Small Business Grants
Although there are no small business grants available directly from the federal government, there are a number of state programs that can provide you with the money you need to start or expand your business. Most are administered through the state’s economic development agency. For the purpose of your grant application, a small business is defined as an independently owned and operated business that is not dominant in its field of operation, has annual receipts of less than $500,000, and has fewer than 500 employees. Sole Proprietorships, businesses owned and operated by one person, are also considered to be a small business for the purpose of most grant applications.
The criteria for grant eligibility are often very specific. Some small business grants are based on location, with preference given to businesses that plan to operate in a rural community. There are also small business grants available for women, minorities, and persons with disabilities who wish to pursue entrepreneurial goals. Many of the grants to expand your existing small business are based upon your current sales revenue or the number of years you have been in business.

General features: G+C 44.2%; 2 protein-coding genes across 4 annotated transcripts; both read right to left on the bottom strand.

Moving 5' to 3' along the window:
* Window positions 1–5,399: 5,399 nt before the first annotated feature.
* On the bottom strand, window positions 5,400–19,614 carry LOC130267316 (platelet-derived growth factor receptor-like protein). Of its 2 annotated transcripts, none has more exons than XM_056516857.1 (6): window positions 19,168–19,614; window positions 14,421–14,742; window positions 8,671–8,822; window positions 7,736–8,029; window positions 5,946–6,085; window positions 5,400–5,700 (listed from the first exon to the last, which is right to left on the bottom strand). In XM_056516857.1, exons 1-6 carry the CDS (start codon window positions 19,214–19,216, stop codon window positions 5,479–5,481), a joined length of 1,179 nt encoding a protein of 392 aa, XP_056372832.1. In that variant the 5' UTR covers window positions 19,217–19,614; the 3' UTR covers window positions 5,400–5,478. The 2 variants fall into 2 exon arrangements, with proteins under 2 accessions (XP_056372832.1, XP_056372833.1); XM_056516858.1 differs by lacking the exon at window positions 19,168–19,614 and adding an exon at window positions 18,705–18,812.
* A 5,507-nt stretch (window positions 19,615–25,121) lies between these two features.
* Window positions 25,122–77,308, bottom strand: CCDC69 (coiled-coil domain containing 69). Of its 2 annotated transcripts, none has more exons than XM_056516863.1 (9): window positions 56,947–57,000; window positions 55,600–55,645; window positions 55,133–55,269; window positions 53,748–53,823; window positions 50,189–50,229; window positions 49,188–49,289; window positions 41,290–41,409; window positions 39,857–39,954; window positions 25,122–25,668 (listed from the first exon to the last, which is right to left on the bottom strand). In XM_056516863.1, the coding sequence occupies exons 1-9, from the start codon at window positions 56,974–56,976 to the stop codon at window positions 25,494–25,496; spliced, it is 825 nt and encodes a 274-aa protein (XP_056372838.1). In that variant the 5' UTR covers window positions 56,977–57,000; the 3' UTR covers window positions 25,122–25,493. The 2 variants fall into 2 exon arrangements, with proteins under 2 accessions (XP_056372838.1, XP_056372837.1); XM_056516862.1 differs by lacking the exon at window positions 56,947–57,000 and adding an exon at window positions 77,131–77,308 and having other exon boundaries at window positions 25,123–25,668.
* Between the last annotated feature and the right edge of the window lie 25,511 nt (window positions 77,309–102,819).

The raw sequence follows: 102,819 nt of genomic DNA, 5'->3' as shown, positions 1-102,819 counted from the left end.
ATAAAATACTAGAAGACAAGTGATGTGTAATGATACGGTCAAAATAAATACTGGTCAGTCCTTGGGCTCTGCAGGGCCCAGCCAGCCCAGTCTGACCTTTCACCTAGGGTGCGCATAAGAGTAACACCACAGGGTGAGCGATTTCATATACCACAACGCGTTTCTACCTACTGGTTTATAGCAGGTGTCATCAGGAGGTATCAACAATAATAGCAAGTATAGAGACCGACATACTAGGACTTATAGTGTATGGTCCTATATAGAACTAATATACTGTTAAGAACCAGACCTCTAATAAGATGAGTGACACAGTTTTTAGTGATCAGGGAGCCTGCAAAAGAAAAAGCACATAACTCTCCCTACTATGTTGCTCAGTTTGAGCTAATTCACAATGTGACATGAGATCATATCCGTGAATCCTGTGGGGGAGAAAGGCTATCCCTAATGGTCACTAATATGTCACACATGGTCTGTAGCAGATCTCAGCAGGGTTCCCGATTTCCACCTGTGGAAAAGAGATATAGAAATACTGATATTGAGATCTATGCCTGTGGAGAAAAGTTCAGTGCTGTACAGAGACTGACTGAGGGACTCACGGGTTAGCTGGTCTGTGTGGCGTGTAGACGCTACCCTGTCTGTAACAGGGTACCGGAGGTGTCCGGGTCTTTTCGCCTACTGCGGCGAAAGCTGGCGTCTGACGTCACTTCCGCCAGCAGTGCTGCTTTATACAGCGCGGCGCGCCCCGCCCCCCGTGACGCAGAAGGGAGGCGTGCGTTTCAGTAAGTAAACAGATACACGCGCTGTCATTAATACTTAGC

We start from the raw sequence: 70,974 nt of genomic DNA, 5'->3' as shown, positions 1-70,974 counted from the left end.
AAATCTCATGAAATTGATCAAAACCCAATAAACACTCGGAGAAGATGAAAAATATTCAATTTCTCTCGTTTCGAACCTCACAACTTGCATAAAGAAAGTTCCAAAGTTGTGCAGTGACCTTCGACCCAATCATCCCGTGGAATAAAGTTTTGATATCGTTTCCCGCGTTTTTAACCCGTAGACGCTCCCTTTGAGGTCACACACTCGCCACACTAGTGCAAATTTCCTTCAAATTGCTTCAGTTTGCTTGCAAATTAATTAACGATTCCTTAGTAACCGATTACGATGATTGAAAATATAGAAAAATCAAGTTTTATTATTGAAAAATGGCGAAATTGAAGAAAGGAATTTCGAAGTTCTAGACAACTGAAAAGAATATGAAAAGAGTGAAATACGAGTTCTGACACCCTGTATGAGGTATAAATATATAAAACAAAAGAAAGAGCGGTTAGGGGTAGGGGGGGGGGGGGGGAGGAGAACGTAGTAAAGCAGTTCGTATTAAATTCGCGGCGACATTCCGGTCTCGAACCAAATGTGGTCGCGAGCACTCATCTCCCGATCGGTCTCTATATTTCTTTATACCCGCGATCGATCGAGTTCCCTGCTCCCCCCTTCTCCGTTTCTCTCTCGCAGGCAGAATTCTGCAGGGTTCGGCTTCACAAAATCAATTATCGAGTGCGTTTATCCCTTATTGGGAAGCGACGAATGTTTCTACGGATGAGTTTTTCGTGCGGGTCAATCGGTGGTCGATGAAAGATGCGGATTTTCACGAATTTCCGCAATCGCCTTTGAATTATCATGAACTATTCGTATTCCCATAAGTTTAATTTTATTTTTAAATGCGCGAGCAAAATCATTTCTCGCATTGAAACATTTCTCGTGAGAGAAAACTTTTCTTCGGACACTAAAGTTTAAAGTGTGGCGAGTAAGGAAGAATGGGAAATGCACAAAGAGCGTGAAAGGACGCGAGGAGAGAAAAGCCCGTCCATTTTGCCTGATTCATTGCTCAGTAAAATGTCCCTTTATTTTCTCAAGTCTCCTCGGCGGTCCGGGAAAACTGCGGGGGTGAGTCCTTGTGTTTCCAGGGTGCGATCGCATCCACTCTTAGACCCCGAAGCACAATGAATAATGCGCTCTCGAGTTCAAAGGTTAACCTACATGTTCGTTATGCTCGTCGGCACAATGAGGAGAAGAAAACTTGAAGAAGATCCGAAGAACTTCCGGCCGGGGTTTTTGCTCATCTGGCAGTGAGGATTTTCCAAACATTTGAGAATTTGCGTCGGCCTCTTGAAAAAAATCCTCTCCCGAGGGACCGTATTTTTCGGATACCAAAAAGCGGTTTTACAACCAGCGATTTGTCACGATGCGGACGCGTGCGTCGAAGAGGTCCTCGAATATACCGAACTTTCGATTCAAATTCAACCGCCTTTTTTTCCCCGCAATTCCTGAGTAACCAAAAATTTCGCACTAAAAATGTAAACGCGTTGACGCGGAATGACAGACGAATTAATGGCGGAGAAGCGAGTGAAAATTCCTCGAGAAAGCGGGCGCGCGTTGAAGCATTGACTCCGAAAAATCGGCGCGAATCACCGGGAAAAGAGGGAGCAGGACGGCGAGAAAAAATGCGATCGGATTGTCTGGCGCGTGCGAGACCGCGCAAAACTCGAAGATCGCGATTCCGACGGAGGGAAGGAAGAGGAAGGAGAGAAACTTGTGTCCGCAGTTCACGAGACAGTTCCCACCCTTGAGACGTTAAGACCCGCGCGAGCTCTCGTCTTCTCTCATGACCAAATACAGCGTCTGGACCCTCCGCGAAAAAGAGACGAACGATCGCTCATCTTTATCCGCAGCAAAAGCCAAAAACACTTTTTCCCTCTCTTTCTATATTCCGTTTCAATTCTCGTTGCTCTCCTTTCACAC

When applying for small business grants, it’s extremely important that you fill out the application correctly. Some programs have a policy of rejecting incomplete applications. Even if your application is accepted, incomplete information may delay your grant processing. Since small business grant applications can be quite complicated, some entrepreneurs hire a consultant who has experience in helping businesses find the funding they need.
Including as many details as possible in your grant application can help increase your chances of being accepted. Agencies that distribute small business grants often have limited funding, so they want to choose proposals that demonstrate a clear potential for success. Having a carefully prepared business plan that demonstrates your industry knowledge, future goals, and expected results can drastically increase your changes of receiving many small business grants. Hiring an accountant or attorney to evaluate your proposal is also a good idea.
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